Hazard Assessment – Ways to Complete and Benefits of the Process
Do you know what hazards are present in your facility? More importantly, do you know what controls are in place to mitigate those hazards? Identifying workplace hazards is a critical step in developing a comprehensive safety and health program. A hazard assessment is a simple document that lists the potential hazards of a specific task. The hazard assessment may also identify any established controls pertaining to the specific hazards. Listing the controls may assist in monitoring the effectiveness of reducing the potential risk to an acceptable level. The hazard assessment form may be simple, but identifying all of the hazards and controls can be challenging.
How to Complete a Hazard Assessment
There are many different titles for hazard assessment, such as Job Hazard Assessment, Safety Hazard Analysis, Risk Assessment, What-If Analysis, and many more. When determining what hazard assessment form to utilize, it is important to know that there is no universal or standardized form. There are multiple styles of assessments available, and the best one is up to the user.
Completing the assessments will consist of collecting, interpreting, and reviewing information from various resources. Those resources include safety data sheets, employee interviews, observations, incident investigations, incident trends, operating manuals, safety programs, and safety site inspections.
The first step in completing a hazard assessment is to develop a list of jobs in the workplace. These typically will include production-related jobs but may also include machine-specific and non-routine tasks. When considering what tasks to complete first, it may help to look at incident records to identify trends or high-risk areas. Once the jobs are listed, they can be broken down into specific tasks. Depending on the complexity, the assessment may consist of an entire job or a specific task.
The next step is to identify the already known information of the task. This may include reviewing any chemical Safety Data Sheets, existing work instructions, incident investigations, equipment user manuals, training materials, or applicable regulatory information from organizations such as Occupational Safety and Health Administration (OSHA), National Institute for Occupational Safety and Health (NIOSH), Centers for Disease Control and Prevention (CDC), and the American National Standards Institute (ANSI).
Once known hazards have been identified, it is time to dig a bit deeper into the process. This would be the time to observe the process, interview employees or subject matter experts. Observing the process and conducting interviews will not only confirm the already known hazards, but might also identify additional hazards for the specific task. Be sure to note any potential emergency or non-routine situations that may create hazards such as chemical spills, power outages, fires, and medical response.
The last step is to assess and understand the potential types of incidents for each identified hazard. Understanding the potential incidents will assist in establishing effective mitigation controls. The hierarchy control of hazards can be utilized when determining what type of control(s) to implement. Once controls are established, it is important to reassess the task to identify any residual risk. Additional controls may be required if the residual risk is too great.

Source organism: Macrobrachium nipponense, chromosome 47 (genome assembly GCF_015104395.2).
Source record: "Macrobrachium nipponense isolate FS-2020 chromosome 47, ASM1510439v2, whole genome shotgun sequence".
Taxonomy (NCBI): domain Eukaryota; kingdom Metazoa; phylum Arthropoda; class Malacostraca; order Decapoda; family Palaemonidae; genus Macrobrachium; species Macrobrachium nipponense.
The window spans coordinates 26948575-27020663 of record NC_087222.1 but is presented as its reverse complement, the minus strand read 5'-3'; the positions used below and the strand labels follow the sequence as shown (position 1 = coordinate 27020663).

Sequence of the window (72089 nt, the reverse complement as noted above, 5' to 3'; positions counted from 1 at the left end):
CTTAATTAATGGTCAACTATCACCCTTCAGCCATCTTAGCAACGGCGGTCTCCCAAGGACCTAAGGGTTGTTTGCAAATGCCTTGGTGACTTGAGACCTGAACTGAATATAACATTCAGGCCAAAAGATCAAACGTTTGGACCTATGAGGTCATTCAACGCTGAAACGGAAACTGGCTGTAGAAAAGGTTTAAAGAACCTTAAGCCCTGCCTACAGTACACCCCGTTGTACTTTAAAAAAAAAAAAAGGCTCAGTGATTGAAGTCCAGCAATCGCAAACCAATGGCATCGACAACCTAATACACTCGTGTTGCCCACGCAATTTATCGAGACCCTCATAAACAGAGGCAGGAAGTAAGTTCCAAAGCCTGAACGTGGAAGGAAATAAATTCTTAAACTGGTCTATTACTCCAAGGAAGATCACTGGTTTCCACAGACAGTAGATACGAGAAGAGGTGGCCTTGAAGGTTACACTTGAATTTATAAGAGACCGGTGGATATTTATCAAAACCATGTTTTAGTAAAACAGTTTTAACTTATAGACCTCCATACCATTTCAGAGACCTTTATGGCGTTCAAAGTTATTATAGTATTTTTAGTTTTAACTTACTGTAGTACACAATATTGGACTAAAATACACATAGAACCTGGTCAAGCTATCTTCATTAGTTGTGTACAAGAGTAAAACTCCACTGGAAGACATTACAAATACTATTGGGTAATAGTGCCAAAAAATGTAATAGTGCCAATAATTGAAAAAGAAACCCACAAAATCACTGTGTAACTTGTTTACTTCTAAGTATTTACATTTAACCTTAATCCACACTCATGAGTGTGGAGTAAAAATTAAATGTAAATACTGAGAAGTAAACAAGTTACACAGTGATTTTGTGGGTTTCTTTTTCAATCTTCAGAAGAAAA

When To Complete Hazard Assessments
Hazard Assessments should be completed when there is a new job, task, or process. The assessments should be reviewed and possibly updated whenever there are changes to the process, incidents, identification of ineffective controls, or new hazards.
There are many benefits to completing a comprehensive hazard assessment. Those benefits may include establishing or sustaining compliance, reduction of incidents, and hazard abatement. While completing hazard assessments, the participants may also identify other production-related issues such as quality, environmental, and even efficiency.
Under the OSHA Act of 1970’s General Duty Clause Section 5, each employer must provide employees a place of employment, which is free of any recognized hazards that are likely to cause severe injury or a fatality. The hazard assessment may also assist in developing specific programs, safety rules, and training materials for various topics such as personal protective equipment, hazard communication, and lockout/tagout. Additionally, the hazard assessment may illuminate the need for employee exposure monitoring in areas such as noise and hazardous chemicals.
Recognizing the need to complete or review your hazard assessments is an important step to prevent injuries in the workplace. Completing a hazard assessment may seem complex, but establishing a system to effectively communicate potential hazards and controls will not only increase your site’s compliance but may also reduce injuries.
Contact U.S. Compliance for assistance or if you are interested in completing, refreshing, or auditing your hazard assessments.